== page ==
Home Page For Veering

Veering is a computer program which algorithmically implements the construction of ideal veering triangulations of mapping tori given in the paper Ideal Triangulations of Pseudo-Anosov Mapping Tori by Agol. The program outputs ideal triangulation files which can readily be input into the program SnapPy. Veering is also capable of solving the restricted conjugacy problem for pseudo-Anosov mapping classes in the mapping class group of a surface. See the paper, Non-geometric veering triangulations (preprint) by Hodgson, Issa and Segerman for more information about Veering.

Program and code

To see the Python source code or run Veering download:

Veering August 2014 (This version includes 'verbose' mode which saves the initial train track information to a 'verbose.txt').

Veering July 2013.

See How To Run for usage instructions.

Veering relies on the computer program Trains, written by Hall. Pre-compiled versions of Trains for Linux, Mac and Windows are shipped with the above code for Veering. If these do not work for you then consider compiling Trains 3.3:

Trains 3.3 source code.

Note that this is not the most up to date version of Trains, but is an older command-line version of the program (the newest version of Trains can be found here, but it is a GUI version which is not compatible with Veering). Once compiled, place the file in the same folder as the Veering source code and rename the file to 'trains.out', 'trains', or 'trains.exe' for Linux, Mac and Windows respectively (this can be changed, or other operating systems added, see the sendToTrains() function in general_graph_map.py of the Veering source).

A regina-python script is available, which can be used to find veering structures of ideal triangulations:

Regina-python code to find veering structures.
We used this script as a check to verify that the triangulations produced in the Data section below are veering.


Figure 1. Curves on a genus g >= 0 surface with p > 0 punctures.

The p punctures on the surface have been labelled by integers 1, 2, ..., p. Veering accepts homeomorphisms given by a product of Dehn twists in the curves shown above, as well as half twists in adjacent punctures (punctures i and i+1 for some i in {1,...,p-1}). In Veering a left handed Dehn twist, that is, twisting to the left as you approach the curve from either side, is given by lowercase e.g. a1, and a right Dehn twist is given by uppercase, e.g. A1. A clockwise half twist in punctures i and i+1, supported in a small disk containing the two punctures, is given by pi, e.g. if i=1, then p1. A counter clockwise half twist is given by uppercase e.g. P1. See also the Example section below.

How to run

In order to run Veering, extract Veering and ensure that the 'trains.out', 'trains' and 'trains.exe' files that were extracted are given permission to be executed. Run the main.py file using Python 2. This can be done from the terminal/command prompt by first changing the current directory to the Veering source code directory and typing:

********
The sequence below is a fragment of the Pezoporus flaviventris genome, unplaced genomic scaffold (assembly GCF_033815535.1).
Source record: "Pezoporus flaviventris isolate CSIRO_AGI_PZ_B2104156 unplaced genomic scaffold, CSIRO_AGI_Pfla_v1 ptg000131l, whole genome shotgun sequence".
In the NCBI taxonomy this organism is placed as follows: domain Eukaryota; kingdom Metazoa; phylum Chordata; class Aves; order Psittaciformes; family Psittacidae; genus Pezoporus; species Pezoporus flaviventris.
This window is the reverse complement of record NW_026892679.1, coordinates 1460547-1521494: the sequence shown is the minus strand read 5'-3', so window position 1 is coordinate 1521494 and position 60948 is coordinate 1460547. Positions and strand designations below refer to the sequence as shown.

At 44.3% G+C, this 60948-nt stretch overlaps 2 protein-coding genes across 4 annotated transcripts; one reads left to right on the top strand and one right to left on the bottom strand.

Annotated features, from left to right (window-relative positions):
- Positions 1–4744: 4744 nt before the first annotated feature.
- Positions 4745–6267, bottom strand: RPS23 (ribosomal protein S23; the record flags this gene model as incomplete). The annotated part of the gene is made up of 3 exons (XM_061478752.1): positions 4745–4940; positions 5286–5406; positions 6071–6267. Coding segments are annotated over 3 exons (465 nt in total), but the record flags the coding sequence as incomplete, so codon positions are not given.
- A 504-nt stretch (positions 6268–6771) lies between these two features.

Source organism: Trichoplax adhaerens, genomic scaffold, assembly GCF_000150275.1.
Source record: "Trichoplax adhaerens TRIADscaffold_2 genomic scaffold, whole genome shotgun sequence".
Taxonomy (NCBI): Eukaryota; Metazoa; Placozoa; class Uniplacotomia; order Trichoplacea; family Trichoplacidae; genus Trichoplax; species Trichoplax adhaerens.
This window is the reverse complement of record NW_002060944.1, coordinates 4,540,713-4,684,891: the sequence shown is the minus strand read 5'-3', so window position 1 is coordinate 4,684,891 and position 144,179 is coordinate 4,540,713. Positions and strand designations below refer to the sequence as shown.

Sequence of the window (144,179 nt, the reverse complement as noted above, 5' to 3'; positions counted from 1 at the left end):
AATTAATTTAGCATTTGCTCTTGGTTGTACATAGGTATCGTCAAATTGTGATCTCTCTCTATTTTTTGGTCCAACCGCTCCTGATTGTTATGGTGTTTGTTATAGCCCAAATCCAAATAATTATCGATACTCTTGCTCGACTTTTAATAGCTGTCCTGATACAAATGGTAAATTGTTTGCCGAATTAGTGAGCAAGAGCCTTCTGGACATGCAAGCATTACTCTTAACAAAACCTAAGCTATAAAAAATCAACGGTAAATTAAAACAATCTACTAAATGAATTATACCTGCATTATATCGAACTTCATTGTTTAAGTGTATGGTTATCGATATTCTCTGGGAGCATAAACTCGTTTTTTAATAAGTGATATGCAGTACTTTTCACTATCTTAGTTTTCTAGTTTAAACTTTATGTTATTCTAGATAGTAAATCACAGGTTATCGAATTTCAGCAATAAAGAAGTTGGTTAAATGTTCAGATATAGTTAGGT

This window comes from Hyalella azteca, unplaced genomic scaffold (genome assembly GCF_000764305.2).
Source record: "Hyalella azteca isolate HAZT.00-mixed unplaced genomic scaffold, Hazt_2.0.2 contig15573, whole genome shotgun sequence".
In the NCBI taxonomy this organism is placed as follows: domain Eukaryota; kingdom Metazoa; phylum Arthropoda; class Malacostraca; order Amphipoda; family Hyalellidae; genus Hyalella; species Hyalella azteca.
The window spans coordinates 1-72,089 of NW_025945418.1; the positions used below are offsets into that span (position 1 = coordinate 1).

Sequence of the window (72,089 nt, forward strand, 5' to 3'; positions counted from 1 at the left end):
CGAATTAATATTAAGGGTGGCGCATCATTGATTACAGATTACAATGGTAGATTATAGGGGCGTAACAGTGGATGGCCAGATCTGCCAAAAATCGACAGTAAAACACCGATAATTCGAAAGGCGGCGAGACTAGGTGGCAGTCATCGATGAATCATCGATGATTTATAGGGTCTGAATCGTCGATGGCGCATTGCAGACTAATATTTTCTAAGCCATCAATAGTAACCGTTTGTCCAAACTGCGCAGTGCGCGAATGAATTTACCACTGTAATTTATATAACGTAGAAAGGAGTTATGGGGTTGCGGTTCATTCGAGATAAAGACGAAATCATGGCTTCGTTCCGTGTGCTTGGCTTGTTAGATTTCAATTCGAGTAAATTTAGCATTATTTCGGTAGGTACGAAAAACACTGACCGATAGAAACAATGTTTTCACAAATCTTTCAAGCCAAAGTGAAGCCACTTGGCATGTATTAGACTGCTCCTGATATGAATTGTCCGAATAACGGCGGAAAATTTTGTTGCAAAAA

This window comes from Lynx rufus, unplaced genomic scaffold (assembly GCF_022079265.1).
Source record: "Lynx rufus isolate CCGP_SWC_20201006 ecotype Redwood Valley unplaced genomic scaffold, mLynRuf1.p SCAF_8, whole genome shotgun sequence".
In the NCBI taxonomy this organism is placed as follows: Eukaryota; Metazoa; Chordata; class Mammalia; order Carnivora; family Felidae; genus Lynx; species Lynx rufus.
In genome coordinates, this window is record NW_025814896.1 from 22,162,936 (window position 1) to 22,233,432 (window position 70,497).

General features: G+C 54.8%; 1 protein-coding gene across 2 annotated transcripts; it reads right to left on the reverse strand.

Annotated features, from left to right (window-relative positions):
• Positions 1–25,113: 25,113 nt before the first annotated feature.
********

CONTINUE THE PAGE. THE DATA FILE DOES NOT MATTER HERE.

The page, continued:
python main.py

Example 1

We construct the veering triangulation associated with the pseudo-Anosov homeomorphism of the once punctured torus given by a left Dehn twist in the curve a1 followed by a right Dehn twist in the curve b1, where the curves are as in Figure 1 above. We save the triangulation to the file 'fig8.tri', to the current directory in terminal.
Veering. July 2013.

Constructs Agol's veering triangulations for punctured orientable
surfaces. Relies on the software Trains by Toby Hall.

Type 'help' for a list of commands
Surface genus:
Number of punctures:
Enter pA map as product of Dehn twists and half twists:
a1 B1
Enter filename of triangulation file to be saved:
written to file: fig8.tri


As described in the paper Non-geometric veering triangulations, we generated a complete list of pseudo-Anosov mapping classes of the once-punctured genus 2 surface, up to conjugation and inversion in the mapping class group, which can be expressed as a product of at most 7 Dehn twists in the curves a1, b1, b2, c1 and c2 (see Figure 1 above for curves). Note that we have not included Dehn twists in e1, which can be expressed in terms of the curves chosen. A spreadsheet of this data is available:

Spreadsheet of once punctured genus 2 surface data

and all triangulation files are available:

Triangulation files for once punctured genus 2 surface.

Non-geometric verification

In Section 7 of Non-geometric veering triangulations we describe a non-geometric veering triangulation produced by Veering. It is a 13 tetrahedron triangulation coming from the pseudo-Anosov homeomorphism of the once-punctured genus 2 surface given by Dehn twists in a1, b1, a1, a1, a1, b2, c1 (that is, a1, followed by b1 and so on), see Conventions. The triangulation file can be downloaded here.

In order to rigorously verify that the triangulation is non-geometric we found a sequence of Pachner moves between the veering triangulation and a geometric triangulation. The intermediate triangulation files and a spreadsheet showing their exact tetrahedron shapes can be found here.

Veering was developed at the University of Melbourne. If you have any questions or comments about Veering, please contact Ahmad Issa.